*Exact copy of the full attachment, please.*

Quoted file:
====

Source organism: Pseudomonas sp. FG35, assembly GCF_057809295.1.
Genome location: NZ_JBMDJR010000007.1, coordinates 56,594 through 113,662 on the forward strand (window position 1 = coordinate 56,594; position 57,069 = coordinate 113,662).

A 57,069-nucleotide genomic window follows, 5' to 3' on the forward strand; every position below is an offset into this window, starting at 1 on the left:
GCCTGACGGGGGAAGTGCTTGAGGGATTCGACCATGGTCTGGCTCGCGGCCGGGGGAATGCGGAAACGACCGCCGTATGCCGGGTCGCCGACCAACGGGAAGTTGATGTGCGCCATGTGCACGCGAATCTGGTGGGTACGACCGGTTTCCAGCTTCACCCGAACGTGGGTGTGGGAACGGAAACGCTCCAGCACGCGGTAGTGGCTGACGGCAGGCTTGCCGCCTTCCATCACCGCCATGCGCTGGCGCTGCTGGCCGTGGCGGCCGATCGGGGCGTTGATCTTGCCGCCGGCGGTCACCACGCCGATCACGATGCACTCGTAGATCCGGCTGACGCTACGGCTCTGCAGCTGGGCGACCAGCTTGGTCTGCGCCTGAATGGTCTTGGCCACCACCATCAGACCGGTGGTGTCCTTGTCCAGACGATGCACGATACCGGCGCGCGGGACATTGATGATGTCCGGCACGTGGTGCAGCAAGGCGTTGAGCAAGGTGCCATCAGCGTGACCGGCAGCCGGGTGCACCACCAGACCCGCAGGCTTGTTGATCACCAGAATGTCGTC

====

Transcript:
Source organism: Pseudomonas sp. FG35, assembly GCF_057809295.1.
Genome location: NZ_JBMDJR010000007.1, coordinates 56,594 through 113,662 on the forward strand (window position 1 = coordinate 56,594; position 57,069 = coordinate 113,662).

A 57,069-nucleotide genomic window follows, 5' to 3' on the forward strand; every position below is an offset into this window, starting at 1 on the left:
GCCTGACGGGGGAAGTGCTTGAGGGATTCGACCATGGTCTGGCTCGCGGCCGGGGGAATGCGGAAACGACCGCCGTATGCCGGGTCGCCGACCAACGGGAAGTTGATGTGCGCCATGTGCACGCGAATCTGGTGGGTACGACCGGTTTCCAGCTTCACCCGAACGTGGGTGTGGGAACGGAAACGCTCCAGCACGCGGTAGTGGCTGACGGCAGGCTTGCCGCCTTCCATCACCGCCATGCGCTGGCGCTGCTGGCCGTGGCGGCCGATCGGGGCGTTGATCTTGCCGCCGGCGGTCACCACGCCGATCACGATGCACTCGTAGATCCGGCTGACGCTACGGCTCTGCAGCTGGGCGACCAGCTTGGTCTGCGCCTGAATGGTCTTGGCCACCACCATCAGACCGGTGGTGTCCTTGTCCAGACGATGCACGATACCGGCGCGCGGGACATTGATGATGTCCGGCACGTGGTGCAGCAAGGCGTTGAGCAAGGTGCCATCAGCGTGACCGGCAGCCGGGTGCACCACCAGACCCGCAGGCTTGTTGATCACCAGAATGTCGTC